10 Things I’ve Learned As A 20 Something Living With Two Married Couples

I currently live in a house with 3 bedrooms, 2 married couples, and 1 me. (And the dog. Who is sometimes… okay, most of the time, my favorite).

What’s great about this is I, being the youngest at 22, and also being the only single one (and by single I don’t just mean “not wed to another”, I mean I’m reaching crazy dog lady status… See above comment about dog), I get to watch the relationships of the two couples unfold, and I get to learn from them. Here is what I’ve learned living as the 5th wheel with two married couples:

1. ‘Thank you’ is a powerful statement 

As simple as it is, as repetitive or obvious as if may seem, this is probably one of the more important phrases in a relationship (and in general, really).

2. So is ‘I’m sorry’ 

I’m talking about a legitimate “I’m sorry”. Not the sarcastic one you use when you’re not really sorry but you’re tired of arguing and you know you’re right and just want to end the fight. These two little words go a long way.
*Note of caution- over use makes them less significant. Use it when it’s needed and when it’s meaningful*

3. Couples who do things together, actually do stay together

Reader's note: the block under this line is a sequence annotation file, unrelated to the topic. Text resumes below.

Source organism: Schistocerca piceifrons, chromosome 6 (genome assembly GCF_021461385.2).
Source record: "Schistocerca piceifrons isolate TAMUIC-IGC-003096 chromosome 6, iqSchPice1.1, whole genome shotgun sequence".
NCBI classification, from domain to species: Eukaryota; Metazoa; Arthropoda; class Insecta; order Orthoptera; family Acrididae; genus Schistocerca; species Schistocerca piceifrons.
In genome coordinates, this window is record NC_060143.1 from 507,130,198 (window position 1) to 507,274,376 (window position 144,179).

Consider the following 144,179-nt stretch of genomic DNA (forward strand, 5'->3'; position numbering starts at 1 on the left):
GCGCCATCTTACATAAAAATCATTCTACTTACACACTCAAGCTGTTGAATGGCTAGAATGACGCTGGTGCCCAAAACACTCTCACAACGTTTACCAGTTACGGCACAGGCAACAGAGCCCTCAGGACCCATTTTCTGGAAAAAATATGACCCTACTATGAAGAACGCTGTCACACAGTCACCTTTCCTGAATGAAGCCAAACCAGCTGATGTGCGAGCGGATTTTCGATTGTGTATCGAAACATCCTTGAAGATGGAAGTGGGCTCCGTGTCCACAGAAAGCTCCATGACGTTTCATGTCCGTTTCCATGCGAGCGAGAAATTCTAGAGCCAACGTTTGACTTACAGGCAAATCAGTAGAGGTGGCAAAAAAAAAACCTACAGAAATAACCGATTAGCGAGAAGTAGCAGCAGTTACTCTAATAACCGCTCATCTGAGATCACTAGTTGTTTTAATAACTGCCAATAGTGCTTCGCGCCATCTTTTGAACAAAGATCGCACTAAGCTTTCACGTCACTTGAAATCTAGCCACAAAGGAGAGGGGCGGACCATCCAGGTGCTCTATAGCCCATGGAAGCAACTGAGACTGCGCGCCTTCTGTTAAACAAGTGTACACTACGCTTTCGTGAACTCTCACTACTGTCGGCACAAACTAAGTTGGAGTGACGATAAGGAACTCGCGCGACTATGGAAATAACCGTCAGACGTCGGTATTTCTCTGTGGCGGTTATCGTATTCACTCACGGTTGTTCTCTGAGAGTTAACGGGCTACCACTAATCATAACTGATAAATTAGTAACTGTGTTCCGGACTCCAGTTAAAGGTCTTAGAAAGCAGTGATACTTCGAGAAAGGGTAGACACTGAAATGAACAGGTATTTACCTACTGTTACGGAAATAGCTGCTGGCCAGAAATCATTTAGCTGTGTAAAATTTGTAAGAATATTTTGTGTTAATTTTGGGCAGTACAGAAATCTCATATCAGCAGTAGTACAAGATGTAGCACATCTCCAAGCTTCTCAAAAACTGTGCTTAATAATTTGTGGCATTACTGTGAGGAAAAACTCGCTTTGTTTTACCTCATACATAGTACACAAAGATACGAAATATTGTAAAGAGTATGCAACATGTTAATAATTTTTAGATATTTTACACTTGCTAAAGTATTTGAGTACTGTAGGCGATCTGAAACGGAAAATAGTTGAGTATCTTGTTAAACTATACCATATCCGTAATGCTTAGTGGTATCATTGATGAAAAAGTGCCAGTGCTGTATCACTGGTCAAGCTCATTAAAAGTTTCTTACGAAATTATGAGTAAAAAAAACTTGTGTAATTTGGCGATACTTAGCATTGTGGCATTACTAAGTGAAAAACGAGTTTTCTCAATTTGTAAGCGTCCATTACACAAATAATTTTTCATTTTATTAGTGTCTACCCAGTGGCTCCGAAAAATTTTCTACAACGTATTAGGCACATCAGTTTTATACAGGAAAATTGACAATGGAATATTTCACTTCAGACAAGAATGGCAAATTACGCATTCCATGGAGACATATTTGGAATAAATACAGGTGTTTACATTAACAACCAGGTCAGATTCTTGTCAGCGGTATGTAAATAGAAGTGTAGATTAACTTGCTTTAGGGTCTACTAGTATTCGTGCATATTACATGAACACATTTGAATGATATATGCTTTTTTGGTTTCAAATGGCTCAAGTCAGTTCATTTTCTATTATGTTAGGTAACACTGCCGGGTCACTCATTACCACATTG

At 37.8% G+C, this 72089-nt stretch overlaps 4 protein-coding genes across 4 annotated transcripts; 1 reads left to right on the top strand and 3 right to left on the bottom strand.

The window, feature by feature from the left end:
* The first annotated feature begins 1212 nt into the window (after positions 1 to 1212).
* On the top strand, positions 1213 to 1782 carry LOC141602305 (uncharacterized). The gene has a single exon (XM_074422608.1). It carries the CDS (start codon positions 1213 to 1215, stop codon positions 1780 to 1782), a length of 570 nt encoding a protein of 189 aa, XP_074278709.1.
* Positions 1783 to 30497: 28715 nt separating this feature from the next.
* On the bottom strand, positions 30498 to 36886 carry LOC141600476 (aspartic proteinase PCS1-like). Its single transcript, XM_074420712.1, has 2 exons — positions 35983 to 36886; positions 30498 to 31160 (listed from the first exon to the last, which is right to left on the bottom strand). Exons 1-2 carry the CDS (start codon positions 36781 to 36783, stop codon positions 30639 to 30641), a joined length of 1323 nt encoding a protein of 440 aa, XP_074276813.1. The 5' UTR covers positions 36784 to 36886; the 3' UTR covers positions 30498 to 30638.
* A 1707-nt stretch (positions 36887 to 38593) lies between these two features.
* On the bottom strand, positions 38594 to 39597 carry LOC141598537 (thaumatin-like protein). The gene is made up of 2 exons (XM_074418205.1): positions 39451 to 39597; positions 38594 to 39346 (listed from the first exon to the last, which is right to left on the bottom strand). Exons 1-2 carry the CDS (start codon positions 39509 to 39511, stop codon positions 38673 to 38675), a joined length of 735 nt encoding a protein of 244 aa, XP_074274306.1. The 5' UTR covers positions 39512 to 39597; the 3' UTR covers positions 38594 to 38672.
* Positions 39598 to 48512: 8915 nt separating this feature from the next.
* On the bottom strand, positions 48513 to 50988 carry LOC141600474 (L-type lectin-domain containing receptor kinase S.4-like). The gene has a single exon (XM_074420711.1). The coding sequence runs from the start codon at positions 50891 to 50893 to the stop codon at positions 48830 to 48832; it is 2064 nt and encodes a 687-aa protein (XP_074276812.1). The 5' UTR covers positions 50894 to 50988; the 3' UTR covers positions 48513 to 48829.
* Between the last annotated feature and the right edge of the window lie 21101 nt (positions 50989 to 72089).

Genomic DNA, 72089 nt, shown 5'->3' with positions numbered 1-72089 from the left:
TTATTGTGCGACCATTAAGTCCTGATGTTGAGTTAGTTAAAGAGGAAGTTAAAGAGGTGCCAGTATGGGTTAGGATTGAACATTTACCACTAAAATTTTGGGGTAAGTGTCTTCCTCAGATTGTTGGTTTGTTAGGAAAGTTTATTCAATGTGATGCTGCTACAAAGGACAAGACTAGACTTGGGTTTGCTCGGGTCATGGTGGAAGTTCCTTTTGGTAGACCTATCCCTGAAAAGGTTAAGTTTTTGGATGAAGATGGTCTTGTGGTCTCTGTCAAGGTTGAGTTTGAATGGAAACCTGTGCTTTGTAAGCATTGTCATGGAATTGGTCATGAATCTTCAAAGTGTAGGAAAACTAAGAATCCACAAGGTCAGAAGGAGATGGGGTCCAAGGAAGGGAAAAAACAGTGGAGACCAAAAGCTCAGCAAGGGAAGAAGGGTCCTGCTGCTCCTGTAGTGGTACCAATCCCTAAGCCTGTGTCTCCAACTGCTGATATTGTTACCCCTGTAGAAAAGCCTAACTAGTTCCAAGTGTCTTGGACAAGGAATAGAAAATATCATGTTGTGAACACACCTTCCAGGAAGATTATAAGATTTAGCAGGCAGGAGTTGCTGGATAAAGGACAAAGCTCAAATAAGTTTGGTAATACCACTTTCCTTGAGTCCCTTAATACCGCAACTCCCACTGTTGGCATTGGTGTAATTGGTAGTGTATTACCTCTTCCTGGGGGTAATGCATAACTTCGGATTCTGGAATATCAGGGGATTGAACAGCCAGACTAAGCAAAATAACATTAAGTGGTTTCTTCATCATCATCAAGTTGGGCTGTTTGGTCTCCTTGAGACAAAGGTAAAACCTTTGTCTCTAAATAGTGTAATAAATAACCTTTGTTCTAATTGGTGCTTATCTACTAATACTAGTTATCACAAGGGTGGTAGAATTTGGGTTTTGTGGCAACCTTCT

Yupp, all of those couples you see lifting together, or eating together, or whatever they do together probably actually will stay together. Share what you love to do and do what they love, because it will bring you closer. Sometimes you’ll love it too and sometimes you won’t, but at least you’ll get to do it together.

4. Appreciate the little things the other does

Making you an extra cup of coffee. Buying your favorite food. Making dinner for you. (*Doesn’t have to be food related, that’s just me) The little things show a lot. 

5. It’s not a matter of timing

Five minutes together can sometimes be more meaningful than hours. Make the most of time you spend together, and actually spend it together, engaging with one another. *Texting each other while in the same room does not count*

6. The dishes are never completely done 

And neither is the laundry. Don’t stress over it. Don’t fight over it.

7. Compromise. Both of you. 

If only one person is bending over backwards, they’re eventually going to break. Meet in the middle or realize when you need to give in and let them have it their way. It’s a balance. 

8. Quiet doesn’t mean weak 

Sometimes it’s not how much you say or how loudly but what you’re saying. Pick you’re words wisely and listen to theirs.

9. Ask about each others day 

It doesn’t have to be a sit down, drawn out conversations but find out little things that happened in their life. Or the big. Just talk. Be interested in each other’s lives.

10. Good relationships are out there 

What I love the most is coming home to a daily reminder of how great a relationship can be, how it should be. It makes me realize when mine are less than great and why it’s not worth it. Thought Catalog Logo Mark 

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